In news that is sure to lift the spirits of Austria’s local but burgeoning startup ecosystem, ChatGrape, the enterprise and team messaging app that pitches itself as a more ‘intelligent’ Slack or HipChat, has scored $1.3 million in a new ‘bridge’ round of funding.
The investment, which comes in the form of Convertible Notes, is being led by U.S.-based Betaworks after venture partner (and head of new product development at Facebook) Josh Miller met with the startup in Vienna in December. He obviously liked what he saw — specifically, I’m told, the team’s long-term vision to put AI at the heart of the ‘chat box’ — and decided to make ChatGrape Betaworks’ first investment in Austria.
Others joining the round include a group of seven ‘top tier’ angel investors from Germany, Austria and Switzerland, including Julian Zehetmayr (who has just done one of the youngest company exits in Austria after selling Mobfox to Matomy for $17.6m), Ingo Weber (CEO of Germany’s FAS), and AC&Friends (a Vienna-based angel fund), to name just a few.
In addition, a second part of the funding comes from The Austrian Research Promotion Agency (FFG), the national funding institution for applied research and development in Austria.
All in all, it brings ChatGrape’s funding to date to just shy of $2 million (based on today’s Euro to U.S. Dollar exchange rates), after the startup previously raised €440,000 from various unnamed angel investors and from FFG.
ChatGrape co-founder and COO Leo Fasbender tells me the new funding will be used to grow the company’s engineering team based in Vienna, with a key focus on mobile applications and experts in the fields of artificial intelligence and language processing, along with “intensifying” ChatGrape’s collaboration with the ÖFAI, The Austrian Research Institute for Artificial Intelligence.
“Furthermore, we’ll use it to increase our traction and cater to the growing demand and waiting list of our Beta users (some 1,800 companies are waiting to get in),” he adds.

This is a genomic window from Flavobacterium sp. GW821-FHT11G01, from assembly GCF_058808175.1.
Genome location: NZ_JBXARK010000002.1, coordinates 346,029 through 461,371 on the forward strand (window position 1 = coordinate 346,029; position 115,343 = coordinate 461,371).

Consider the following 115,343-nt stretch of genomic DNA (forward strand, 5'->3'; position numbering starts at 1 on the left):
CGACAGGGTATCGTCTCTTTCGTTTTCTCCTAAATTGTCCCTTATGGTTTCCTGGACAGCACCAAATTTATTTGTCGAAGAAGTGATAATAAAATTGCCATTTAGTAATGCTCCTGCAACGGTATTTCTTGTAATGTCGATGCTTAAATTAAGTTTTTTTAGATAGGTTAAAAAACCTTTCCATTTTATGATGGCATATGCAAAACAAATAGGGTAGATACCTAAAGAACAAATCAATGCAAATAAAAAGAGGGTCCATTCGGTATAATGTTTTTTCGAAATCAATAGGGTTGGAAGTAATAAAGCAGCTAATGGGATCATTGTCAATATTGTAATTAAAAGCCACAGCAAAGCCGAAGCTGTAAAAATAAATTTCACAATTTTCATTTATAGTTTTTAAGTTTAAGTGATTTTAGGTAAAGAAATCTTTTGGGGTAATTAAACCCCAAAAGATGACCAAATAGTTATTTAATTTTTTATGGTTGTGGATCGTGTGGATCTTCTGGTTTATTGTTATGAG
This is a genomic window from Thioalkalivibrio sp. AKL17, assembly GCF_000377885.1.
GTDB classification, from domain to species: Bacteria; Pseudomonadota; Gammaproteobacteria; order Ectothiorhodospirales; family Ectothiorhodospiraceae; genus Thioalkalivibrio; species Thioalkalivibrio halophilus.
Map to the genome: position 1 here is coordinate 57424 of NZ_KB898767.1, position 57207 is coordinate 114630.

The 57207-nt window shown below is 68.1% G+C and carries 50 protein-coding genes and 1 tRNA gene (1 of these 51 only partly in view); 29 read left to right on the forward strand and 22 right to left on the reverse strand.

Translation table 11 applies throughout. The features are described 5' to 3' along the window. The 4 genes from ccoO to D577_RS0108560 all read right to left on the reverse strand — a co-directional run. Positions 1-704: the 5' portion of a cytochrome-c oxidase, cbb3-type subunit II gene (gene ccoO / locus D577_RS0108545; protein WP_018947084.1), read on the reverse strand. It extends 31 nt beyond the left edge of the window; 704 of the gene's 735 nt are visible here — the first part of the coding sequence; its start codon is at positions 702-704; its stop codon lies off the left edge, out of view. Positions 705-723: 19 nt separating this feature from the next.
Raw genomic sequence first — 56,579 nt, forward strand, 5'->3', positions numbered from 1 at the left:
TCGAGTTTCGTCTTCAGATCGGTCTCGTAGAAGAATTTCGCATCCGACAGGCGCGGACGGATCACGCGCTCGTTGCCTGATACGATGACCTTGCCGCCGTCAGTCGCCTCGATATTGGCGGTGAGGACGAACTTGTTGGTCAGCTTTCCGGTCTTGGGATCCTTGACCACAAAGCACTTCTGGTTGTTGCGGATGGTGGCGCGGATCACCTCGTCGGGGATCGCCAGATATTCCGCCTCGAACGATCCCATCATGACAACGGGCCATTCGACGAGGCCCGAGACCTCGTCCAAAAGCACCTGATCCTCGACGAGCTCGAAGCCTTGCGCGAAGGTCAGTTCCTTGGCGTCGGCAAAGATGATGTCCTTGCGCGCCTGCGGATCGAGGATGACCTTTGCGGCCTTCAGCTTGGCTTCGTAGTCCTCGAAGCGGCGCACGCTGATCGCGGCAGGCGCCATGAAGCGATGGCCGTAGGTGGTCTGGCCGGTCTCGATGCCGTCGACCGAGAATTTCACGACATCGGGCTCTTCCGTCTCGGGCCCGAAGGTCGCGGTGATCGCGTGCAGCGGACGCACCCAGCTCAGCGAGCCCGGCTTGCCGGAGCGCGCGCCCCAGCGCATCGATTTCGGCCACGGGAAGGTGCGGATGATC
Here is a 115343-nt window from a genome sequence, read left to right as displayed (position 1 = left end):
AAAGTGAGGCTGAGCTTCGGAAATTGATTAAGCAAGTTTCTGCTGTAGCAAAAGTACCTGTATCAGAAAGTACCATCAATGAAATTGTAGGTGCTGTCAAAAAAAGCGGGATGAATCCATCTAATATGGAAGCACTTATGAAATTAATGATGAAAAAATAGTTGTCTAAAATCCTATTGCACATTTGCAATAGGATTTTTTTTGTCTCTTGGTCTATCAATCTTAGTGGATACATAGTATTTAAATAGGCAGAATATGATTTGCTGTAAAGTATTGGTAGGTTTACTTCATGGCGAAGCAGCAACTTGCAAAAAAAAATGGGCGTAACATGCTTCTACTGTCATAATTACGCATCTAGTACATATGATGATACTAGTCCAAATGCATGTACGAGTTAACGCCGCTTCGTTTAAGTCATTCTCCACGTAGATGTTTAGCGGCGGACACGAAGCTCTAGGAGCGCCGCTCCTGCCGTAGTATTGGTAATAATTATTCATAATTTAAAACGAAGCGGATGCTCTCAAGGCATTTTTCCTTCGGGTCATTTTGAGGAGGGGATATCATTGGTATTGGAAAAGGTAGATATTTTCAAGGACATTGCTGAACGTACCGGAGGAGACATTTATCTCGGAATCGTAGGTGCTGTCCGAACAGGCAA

Equally important, says Fasbender, the startup is putting additional resources into the task of releasing its “Index API” this March. This will make it easier for companies wanting to integrate their data into ChatGrape. Or in Fasbender’s own words:
The ChatGrape Index API will set a new standard to share and exchange information and data between cloud services and communication providers. The IndexAPI will allow other services to integrate their data into the ChatGrape Autocomplete, but it can also be used independently of ChatGrape to exchange data between cloud tools and other chat services in a deeper and more integrated way than is previously possible with existing APIs. For this, we’re teaming up with a growing number of SaaS companies of all sizes who’ll implement and promote the IndexAPI.
This, of course, fits into ChatGrape’s overall vision to make team chat software more proactive and time-saving with regards to looking up, referencing and interacting with data hosted elsewhere, such as a document, calendar entry, or code repository update.
But the bigger vision is to go a lot further than better indexing and ‘autocomplete’, by employing AI to enable ChatGrape to detect and trigger workflows automatically, based on Natural Language Processing (NLP), such as the ability to recognise dates, questions, assignments and to-dos.
So, for example, an extremely quick poll could be created by typing “@Marketing Team, should we do this new banner in green or blue?”. Or a task could be assigned by typing “@Peter, I need you to get the new homepage done by Tuesday 5pm!”, triggering the task and timestamp to be added to Wunderlist or another to-do app.
As I noted in my previous coverage of ChatGrape, this should speed things up once again, and — presuming the system is able to filter out false positives and nail the required User Interface — could make the likes of Slack et al. look long in the tooth almost overnight. All of which would be quite an achievement for a (still) moderately funded startup hailing from Europe, albeit one that is now backed by Betaworks.